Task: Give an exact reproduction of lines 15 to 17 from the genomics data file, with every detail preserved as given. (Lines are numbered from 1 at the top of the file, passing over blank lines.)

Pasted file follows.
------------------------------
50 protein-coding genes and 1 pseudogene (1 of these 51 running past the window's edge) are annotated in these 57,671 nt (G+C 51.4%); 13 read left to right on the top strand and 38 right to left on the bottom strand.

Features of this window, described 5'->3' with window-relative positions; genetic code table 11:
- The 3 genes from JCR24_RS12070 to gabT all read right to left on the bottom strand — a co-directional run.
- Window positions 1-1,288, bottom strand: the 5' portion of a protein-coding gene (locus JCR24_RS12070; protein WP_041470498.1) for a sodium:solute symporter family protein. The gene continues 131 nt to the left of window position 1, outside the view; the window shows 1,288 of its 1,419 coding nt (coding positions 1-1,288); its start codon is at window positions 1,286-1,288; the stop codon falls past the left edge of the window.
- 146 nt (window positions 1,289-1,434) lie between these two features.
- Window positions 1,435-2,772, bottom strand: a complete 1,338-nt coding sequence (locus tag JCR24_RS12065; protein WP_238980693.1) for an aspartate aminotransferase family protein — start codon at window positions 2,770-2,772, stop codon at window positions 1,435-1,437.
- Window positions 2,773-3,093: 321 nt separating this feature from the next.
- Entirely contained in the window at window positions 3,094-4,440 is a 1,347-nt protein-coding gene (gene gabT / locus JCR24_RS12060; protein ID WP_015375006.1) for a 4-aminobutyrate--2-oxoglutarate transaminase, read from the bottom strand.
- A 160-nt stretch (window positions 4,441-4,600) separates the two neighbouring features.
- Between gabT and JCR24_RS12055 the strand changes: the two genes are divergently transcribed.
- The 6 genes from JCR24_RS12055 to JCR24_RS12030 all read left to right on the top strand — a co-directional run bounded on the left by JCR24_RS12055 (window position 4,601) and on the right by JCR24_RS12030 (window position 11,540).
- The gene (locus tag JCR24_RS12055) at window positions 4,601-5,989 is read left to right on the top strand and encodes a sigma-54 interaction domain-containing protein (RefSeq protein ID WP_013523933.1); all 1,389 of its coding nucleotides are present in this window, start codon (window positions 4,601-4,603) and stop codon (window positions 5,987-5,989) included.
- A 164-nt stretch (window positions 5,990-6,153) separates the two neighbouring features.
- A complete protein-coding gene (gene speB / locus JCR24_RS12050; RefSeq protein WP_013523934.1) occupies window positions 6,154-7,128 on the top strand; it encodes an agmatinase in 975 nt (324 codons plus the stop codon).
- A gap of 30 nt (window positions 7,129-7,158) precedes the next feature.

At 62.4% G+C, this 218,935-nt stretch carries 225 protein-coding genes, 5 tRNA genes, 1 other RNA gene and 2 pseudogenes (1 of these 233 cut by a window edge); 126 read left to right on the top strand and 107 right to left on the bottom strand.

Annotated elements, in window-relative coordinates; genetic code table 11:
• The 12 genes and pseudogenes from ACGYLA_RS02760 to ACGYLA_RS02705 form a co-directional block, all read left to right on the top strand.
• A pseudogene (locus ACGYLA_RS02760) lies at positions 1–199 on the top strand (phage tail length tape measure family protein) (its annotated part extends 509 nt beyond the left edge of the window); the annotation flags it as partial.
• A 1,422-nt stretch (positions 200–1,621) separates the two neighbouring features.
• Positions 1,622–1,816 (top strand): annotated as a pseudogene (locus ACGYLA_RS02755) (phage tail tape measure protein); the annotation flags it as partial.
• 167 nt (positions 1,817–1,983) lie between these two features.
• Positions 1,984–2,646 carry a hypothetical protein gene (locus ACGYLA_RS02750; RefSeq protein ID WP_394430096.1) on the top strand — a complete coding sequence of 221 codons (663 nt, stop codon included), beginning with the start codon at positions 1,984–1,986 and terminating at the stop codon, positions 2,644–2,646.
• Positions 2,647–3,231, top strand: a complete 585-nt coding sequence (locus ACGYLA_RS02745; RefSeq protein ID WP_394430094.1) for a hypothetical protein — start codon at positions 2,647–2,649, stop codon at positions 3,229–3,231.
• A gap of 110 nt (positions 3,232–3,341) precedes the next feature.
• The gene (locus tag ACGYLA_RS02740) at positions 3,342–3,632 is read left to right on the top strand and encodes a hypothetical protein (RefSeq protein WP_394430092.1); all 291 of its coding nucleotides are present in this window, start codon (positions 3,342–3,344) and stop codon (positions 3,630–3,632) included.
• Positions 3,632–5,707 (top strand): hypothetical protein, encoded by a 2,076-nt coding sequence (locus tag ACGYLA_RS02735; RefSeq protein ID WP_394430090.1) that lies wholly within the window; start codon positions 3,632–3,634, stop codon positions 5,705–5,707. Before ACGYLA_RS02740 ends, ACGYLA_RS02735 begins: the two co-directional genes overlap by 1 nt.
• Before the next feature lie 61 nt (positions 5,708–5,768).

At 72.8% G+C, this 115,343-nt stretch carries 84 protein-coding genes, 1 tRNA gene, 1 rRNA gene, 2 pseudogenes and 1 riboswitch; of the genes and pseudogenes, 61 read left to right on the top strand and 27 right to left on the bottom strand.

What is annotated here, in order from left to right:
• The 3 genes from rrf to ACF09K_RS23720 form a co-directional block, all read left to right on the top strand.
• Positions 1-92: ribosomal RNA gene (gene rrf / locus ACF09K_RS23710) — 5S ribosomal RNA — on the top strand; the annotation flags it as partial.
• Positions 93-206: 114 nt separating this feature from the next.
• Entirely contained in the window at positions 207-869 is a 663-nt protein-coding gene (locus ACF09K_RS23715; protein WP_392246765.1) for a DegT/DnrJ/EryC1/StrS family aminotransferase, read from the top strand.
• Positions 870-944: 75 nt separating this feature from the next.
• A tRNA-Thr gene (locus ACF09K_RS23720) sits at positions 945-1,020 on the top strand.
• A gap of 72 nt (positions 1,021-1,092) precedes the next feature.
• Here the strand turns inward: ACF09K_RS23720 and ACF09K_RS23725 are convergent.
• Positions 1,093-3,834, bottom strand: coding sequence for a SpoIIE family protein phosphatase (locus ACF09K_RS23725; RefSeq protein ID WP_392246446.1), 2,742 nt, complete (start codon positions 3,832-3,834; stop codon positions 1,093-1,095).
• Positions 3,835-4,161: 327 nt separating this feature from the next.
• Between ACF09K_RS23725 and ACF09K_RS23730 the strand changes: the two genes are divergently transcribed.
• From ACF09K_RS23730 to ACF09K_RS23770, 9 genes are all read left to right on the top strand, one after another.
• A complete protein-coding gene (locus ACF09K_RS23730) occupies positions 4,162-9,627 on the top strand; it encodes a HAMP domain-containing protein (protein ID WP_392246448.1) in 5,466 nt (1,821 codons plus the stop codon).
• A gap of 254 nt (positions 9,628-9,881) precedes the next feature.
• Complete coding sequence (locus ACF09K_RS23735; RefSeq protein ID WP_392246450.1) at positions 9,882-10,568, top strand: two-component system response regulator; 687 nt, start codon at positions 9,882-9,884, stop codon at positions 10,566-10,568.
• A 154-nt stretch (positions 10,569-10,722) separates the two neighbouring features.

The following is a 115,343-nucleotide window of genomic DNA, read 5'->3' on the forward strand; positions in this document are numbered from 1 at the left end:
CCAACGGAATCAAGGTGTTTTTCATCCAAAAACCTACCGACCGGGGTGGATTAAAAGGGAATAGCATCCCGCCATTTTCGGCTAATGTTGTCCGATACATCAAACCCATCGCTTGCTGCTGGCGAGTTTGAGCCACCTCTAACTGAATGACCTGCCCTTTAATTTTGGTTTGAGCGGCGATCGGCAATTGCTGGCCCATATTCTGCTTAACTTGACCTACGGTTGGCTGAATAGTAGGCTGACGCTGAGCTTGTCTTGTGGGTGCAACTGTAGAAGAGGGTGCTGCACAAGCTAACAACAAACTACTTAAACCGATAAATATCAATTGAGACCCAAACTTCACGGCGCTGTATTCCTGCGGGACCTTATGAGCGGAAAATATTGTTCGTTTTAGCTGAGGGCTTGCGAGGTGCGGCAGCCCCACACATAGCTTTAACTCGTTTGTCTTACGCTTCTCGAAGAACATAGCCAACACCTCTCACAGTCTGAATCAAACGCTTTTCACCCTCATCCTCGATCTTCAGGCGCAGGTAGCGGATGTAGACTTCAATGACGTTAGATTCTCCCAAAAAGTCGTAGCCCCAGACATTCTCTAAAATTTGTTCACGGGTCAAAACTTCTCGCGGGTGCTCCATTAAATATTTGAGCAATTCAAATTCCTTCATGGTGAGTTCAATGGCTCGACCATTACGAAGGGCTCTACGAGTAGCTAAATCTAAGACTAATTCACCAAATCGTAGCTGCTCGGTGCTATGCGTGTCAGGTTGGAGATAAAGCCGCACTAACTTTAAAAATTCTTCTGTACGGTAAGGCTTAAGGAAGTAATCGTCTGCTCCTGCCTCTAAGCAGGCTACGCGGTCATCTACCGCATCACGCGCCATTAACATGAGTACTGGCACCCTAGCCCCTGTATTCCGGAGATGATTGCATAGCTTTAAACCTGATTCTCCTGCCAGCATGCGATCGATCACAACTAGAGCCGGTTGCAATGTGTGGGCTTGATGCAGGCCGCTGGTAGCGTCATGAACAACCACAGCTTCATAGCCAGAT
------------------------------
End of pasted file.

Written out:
- A gap of 30 nt (window positions 7,129-7,158) precedes the next feature.

At 62.4% G+C, this 218,935-nt stretch carries 225 protein-coding genes, 5 tRNA genes, 1 other RNA gene and 2 pseudogenes (1 of these 233 cut by a window edge); 126 read left to right on the top strand and 107 right to left on the bottom strand.

Annotated elements, in window-relative coordinates; genetic code table 11: